|South Carolina Department of Archives and History|
|National Register Properties in South Carolina
Ashley Hall Plantation, Charleston County (Address Restricted)
| 1704 House Ruins
| Gov. William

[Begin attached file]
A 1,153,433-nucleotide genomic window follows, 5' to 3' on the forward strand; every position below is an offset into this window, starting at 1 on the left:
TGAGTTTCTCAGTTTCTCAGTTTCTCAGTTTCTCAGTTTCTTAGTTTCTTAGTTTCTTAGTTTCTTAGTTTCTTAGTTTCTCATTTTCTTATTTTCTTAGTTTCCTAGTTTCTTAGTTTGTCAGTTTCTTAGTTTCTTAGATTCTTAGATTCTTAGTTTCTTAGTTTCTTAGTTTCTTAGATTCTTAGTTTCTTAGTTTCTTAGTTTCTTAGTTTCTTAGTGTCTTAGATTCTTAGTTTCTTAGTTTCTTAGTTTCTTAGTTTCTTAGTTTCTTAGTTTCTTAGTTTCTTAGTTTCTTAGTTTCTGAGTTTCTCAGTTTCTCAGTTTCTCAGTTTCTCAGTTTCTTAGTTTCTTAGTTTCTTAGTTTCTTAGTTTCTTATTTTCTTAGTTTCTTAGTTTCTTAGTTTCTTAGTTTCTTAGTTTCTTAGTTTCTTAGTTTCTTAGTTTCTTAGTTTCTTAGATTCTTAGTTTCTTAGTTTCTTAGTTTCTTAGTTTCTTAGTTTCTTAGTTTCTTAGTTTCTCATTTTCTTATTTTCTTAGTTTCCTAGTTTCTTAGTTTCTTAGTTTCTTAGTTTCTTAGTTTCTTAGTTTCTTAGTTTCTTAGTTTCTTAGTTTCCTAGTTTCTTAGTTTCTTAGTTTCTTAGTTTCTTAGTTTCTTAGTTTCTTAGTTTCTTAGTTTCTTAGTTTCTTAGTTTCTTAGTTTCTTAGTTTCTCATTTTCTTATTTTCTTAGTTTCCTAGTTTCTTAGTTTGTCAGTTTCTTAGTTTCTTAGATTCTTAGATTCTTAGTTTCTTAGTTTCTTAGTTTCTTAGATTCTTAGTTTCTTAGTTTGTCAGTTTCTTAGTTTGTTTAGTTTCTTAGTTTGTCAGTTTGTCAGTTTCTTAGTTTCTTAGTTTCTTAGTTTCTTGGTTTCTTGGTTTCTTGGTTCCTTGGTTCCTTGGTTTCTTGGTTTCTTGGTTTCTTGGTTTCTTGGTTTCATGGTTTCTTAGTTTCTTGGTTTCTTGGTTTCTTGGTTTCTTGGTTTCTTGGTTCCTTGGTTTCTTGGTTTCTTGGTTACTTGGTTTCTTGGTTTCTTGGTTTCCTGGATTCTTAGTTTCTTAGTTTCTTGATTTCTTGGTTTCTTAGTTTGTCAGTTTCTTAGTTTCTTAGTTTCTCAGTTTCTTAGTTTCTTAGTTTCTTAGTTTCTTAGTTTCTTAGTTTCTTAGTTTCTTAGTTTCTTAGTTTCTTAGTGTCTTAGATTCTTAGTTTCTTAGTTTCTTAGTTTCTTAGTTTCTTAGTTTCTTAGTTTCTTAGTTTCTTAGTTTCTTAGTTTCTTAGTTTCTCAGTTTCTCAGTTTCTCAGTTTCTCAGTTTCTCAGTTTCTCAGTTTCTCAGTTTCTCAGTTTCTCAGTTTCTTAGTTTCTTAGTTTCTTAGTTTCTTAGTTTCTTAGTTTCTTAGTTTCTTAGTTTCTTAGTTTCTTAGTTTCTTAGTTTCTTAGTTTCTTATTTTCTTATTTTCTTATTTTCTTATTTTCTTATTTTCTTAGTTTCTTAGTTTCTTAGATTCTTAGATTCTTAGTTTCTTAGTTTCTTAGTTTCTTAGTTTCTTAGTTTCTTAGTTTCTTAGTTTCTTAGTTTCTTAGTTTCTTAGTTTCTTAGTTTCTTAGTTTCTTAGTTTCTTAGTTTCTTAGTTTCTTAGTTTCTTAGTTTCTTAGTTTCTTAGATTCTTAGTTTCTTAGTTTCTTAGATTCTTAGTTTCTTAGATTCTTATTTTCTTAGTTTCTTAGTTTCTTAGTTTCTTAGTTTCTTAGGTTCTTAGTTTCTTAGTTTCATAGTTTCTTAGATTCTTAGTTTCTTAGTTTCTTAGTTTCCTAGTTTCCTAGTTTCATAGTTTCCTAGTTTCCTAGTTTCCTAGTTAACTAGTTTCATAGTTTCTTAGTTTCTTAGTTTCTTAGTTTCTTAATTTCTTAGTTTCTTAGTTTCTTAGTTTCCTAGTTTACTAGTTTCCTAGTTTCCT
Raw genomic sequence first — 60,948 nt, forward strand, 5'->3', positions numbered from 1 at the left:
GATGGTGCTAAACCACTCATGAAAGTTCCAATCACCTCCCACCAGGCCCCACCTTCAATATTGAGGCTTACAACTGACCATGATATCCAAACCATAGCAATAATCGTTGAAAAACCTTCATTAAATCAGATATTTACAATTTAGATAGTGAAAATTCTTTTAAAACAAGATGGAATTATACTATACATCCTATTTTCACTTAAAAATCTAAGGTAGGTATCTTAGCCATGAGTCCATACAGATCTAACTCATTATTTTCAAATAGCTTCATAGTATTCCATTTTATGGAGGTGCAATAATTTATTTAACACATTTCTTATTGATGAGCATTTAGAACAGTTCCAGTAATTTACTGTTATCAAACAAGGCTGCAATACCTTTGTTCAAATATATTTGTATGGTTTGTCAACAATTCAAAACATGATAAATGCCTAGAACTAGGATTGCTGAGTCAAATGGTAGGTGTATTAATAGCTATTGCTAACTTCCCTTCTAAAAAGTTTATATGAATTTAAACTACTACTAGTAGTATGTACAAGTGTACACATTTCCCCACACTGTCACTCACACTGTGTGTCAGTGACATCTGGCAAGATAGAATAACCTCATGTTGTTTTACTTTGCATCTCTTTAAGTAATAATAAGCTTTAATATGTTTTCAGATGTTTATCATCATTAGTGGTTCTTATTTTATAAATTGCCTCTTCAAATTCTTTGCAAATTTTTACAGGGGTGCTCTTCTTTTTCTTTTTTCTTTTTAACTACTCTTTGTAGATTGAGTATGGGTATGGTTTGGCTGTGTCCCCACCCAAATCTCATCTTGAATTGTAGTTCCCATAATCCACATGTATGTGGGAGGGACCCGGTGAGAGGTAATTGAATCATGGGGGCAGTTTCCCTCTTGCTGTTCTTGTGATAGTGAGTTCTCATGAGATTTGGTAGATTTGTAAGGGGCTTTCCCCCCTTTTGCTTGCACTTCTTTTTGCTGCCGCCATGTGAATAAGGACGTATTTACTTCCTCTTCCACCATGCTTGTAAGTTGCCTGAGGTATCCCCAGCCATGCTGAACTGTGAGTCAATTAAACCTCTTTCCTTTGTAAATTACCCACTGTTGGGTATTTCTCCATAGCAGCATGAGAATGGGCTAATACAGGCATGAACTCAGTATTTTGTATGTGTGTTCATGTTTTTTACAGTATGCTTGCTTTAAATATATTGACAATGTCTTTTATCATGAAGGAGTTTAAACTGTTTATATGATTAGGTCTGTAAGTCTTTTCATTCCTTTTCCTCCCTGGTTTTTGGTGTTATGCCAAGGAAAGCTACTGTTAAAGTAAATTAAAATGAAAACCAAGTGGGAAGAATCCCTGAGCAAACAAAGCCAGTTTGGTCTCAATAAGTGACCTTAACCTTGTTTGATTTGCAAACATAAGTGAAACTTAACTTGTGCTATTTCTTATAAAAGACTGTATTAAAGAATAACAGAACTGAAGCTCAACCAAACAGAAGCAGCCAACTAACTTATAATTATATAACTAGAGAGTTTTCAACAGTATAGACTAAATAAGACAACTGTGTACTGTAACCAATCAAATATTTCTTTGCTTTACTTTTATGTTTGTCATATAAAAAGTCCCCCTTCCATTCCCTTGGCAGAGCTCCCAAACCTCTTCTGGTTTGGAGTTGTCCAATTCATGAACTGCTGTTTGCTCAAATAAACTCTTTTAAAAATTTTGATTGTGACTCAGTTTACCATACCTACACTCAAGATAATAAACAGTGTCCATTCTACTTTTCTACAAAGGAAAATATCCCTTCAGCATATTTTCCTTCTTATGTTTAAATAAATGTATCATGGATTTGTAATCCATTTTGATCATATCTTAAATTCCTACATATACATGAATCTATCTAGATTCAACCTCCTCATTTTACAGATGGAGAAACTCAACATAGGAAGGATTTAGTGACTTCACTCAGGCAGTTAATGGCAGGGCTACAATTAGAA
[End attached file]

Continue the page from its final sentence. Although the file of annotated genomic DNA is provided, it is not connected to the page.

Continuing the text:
Ashley Hall Plantation, established in the early 1670s, is one of the earliest settlements on the Ashley River. The plantation was established by Stephen Bull, an English settler who arrive in Carolina in 1670. Bull and his descendants (including William Bull and William Bull, Jr.) who lived on the plantation were prominent in such diverse areas as government, science, engineering, agriculture, and military affairs. The Bull family lived at Ashley Hall until 1865, when the plantation house was burned to prevent its destruction by Union forces. The Ashley Hall property contains one of the oldest standing houses in the state (a small ca. 1675 tabby-walled house with a 20th century second story addition), the ruins of the Georgian plantation house (1704) which was burned in 1865, the monument to the second Governor William Bull erected ca. 1791, two prehistoric Indian sites, and two 18th century well sites associated with the plantation. In the 18th century a garden in the Italian style extended from the house to the riverbank. The grounds are much the same as they were originally with open spaces, woods, shrubs, and an unobstructed view of the Ashley River and the city of Charleston beyond. Listed in the National Register June 5, 1975.
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